The Virtual Turn: Narrative, Identity, And German Media Art Practice In The Digital Age
A commonplace in digital-literary studies holds that narrative, connected to the binary logic of symbolic representation, exists in tension with digital culture. Digital media modes privilege interactivity, simulation, and the epistemological paradigm of "the virtual," understood as the interconnectedness of culture, symbolic systems, material reality, and experience. The dissertation argues that, despite its connection to structuralist binaries, narrative form remains important to identity and cultural memory in complex ways. This complex connection is imperative to investigate in a global, digital age, where cultural memory seems increasingly fragile. The theoretical framework in Chapter One argues that digital texts reject the Oedipal desire for mastery, certainty, or closure, invoking instead a simple desire for connection. The appearance of narrative desire in such texts, because of narrative's association with pastness, implies a desire for connection with an historical other as such-with some "archive" of shared memory. This theoretical framework informs close analyses of the tensions between narrative representation and the virtual modes of new media in three digital and literary texts. These tensions mark the texts' conflicted engagements with history; here, specific conflicts between individual and public memory in Germany from 1945-1998. The chapters analyze a Jewish narrator's attempt to create a public, non-representational art of Holocaust memory in Wolfgang Hildesheimer's Tynset (1965); the interplay of Ostalgie and destabilized mediamemory of DEFA Indianerfilme in the western-dominated cultural imaginary of unified Germany in artist pair Nomad's DVD-ROM The Last Cowboy (1998); and the feminist inversion of Derrida's Archive Fever, based in the artist's intimate experiences as immigrant and mother, in Agnes Hegedüs' virtual database Die Sprache der Dinge (1998). These artworks all construe the limit of narrative possibility as an archive of cultural memory, but also as an agential human other. Within the interactive logic of the virtual, the narrative limit these figures embody becomes a zone of ethical engagement, negotiation, or struggle. Offering a nuanced combination of literary and digital analytical methods and modeling a strong orientation to humanistic concerns of cultural memory, history, identity, and ethics, the dissertation contributes to the growing field of digital humanities scholarship.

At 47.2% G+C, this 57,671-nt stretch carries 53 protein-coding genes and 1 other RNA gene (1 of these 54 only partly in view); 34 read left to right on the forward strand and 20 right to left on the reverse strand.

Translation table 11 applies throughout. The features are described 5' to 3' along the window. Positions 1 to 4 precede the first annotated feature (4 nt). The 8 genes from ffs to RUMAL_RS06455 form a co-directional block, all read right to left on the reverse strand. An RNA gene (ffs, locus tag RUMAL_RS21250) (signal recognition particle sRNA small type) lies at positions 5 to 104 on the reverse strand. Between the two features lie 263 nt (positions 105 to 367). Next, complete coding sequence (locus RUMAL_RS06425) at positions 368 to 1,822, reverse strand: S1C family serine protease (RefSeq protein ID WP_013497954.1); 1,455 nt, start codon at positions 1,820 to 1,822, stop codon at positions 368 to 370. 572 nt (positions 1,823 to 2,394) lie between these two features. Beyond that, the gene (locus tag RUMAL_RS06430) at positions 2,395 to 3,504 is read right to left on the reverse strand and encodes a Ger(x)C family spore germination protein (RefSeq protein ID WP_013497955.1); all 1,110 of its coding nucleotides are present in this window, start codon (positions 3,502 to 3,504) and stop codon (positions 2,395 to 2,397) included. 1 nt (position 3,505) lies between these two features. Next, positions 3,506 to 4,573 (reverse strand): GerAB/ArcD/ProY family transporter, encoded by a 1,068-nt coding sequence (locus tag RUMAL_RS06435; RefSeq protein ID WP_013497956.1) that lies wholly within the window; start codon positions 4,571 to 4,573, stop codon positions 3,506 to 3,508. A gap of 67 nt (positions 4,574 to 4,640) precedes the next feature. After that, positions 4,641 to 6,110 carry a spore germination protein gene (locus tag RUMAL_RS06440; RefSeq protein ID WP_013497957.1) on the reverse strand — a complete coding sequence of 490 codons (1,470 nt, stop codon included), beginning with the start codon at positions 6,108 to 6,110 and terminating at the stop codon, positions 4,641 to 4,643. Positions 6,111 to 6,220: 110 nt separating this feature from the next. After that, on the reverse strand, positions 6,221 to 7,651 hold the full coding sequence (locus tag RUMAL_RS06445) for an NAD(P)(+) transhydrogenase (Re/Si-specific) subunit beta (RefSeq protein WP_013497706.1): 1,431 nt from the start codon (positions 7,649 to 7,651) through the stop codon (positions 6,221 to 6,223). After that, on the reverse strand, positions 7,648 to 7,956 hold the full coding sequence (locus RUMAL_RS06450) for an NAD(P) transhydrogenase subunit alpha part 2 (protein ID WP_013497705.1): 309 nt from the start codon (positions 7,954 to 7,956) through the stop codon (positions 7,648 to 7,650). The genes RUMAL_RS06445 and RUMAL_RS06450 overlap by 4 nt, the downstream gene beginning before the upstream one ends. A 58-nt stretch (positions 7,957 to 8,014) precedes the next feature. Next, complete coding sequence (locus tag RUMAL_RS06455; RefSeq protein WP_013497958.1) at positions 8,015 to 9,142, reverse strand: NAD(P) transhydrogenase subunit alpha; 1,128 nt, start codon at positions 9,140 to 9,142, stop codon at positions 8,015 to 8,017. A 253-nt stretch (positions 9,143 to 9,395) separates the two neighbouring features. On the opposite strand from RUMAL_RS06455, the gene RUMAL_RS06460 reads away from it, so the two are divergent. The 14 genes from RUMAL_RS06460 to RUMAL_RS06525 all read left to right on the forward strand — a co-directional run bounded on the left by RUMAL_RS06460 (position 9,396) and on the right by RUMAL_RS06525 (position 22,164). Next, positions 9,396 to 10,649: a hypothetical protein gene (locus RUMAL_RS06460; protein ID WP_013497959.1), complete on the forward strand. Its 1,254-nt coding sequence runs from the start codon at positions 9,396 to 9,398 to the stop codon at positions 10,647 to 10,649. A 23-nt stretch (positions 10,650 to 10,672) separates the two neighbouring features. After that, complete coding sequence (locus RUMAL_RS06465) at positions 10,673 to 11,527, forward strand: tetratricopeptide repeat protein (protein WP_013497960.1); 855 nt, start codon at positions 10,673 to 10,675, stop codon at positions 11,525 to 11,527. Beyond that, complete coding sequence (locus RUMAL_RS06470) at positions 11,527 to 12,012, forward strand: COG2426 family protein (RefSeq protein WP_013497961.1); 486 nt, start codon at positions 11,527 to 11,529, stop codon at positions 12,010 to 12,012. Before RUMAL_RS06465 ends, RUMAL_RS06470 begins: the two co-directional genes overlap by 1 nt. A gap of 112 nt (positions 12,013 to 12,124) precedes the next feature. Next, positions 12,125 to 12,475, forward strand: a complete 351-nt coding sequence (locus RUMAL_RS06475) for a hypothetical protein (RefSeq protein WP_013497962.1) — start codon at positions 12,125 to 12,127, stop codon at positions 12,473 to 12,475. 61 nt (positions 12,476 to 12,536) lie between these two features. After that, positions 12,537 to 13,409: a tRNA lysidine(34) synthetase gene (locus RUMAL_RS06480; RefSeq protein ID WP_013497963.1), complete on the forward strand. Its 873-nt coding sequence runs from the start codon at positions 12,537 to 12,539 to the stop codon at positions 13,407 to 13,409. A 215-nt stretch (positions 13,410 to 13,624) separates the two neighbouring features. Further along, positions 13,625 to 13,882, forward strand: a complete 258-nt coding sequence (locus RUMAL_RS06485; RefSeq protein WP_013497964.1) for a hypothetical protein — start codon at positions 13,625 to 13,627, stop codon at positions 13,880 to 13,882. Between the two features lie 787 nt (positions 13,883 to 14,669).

digital humanities; media art; German literature
Murray, Timothy Conway
Adelson, Leslie Allen; Melas, Natalie Anne-Marie
Ph.D. of Comparative Literature
Doctor of Philosophy
Dissertation or Thesis